11 October 2007 (Saigon Times) – While I’ve featured stories about the Cat Tien archaeological site before (see here and here), this story carries pictures of the actual site, including one of the alleged largest linga and yoni in Southeast Asia. The linga and yoni are Hindu symbols respectively representing the male and female organs. The linga is particularly associated with the god Siva. Cat Tien is one of the more significant sites discovered in Vietnam in recent times.
Seeing believed-to-be biggest Linga and Yoni in Southeast Asia
by Binh Nguyen
Archeologists believe the couple of Linga and Yoni, found in a group of archeological sites on the Dong Nai River in Lam Dong Province, to be the biggest of their kind in Vietnam, if not in Southeast Asia.
The linga measures 2.10 meters in height and 0.7 meters in diameter while the yoniâ€™s side is 2.26 meters long. They are being kept temporarily in a hut on the border of Quang Ngai and Da Lay villages in the Central Highlands province.
The stone linga-yoni couple was found buried underground in a Hindu-influenced tower on a hill about 50 meters high above the ground level in 1985. They were excavated in 1999. Archeologists believe the ruined architecture was built in the 7th-10th centuries.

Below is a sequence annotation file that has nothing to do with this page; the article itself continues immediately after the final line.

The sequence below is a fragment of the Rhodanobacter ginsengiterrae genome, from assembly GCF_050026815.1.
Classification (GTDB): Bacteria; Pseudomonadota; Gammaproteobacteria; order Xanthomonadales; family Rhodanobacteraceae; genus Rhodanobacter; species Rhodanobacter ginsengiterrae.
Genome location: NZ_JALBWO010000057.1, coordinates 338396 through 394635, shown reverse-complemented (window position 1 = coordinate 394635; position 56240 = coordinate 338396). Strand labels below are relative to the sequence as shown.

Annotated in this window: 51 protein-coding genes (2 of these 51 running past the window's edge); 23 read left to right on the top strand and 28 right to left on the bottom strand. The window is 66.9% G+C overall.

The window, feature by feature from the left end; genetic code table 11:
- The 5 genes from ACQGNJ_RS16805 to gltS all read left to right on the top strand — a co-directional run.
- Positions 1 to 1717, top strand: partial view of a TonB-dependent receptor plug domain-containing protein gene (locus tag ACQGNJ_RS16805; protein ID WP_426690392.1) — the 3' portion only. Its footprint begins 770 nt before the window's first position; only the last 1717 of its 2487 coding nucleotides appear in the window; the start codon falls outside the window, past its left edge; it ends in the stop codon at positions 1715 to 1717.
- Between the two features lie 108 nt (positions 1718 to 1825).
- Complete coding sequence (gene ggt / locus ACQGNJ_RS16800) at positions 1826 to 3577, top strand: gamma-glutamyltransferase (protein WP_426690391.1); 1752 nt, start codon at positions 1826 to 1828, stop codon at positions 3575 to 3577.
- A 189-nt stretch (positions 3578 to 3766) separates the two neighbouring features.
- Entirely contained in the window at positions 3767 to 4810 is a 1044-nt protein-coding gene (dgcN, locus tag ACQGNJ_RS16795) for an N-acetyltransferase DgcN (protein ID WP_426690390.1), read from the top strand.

Also discovered were a stone statuette of Ganesha, bronze lingas and yonis, many gold pieces carved with the deities Brahma, Vishnu and Shiva, animal figures, tridents, spears, pieces engraved with Sanskrit and other artifacts, at a depth of 3.56 meters.
However, today all that remains on the archeological hill as evidence of a brilliant civilization in the past are the linga-yoni couple and the ruins of towers. There are no documents about this site, although archeologists believe the main temple used to face to the east and measure 18 meters high.
For anyone who is interested about where the findings are now, the management of the Cat Tien group of archeological sites says the artefacts are on display at the Lam Dong Museum in the resort city of Dalat.
Located at the Cat Tien archeological sites are other ruined temples where people in the past came to pray and worship. Excavations from 1994 to 2001 resulted in the finding of many precious artefacts, including stone columns and lintels with different motifs, gold pieces carved with deities and the old language Sanskrit, ceramic and tile pieces estimated to have been made in the 7th century.
The group of Cat Tien archeological sites is accessible by traveling 60 kilometers on winding and sometimes bumpy roads from Cat Tien National Park. This park covers nearly 72,000 hectares in Dong Nai, Lam Dong and Binh Phuoc provinces, and situated about 150 kilometers from HCMC.
For further information, contact the ecotourism center of Cat Tien National Park in Tan Phu District, Dong Nai Province. Tel: (061) 366 9228/ 330.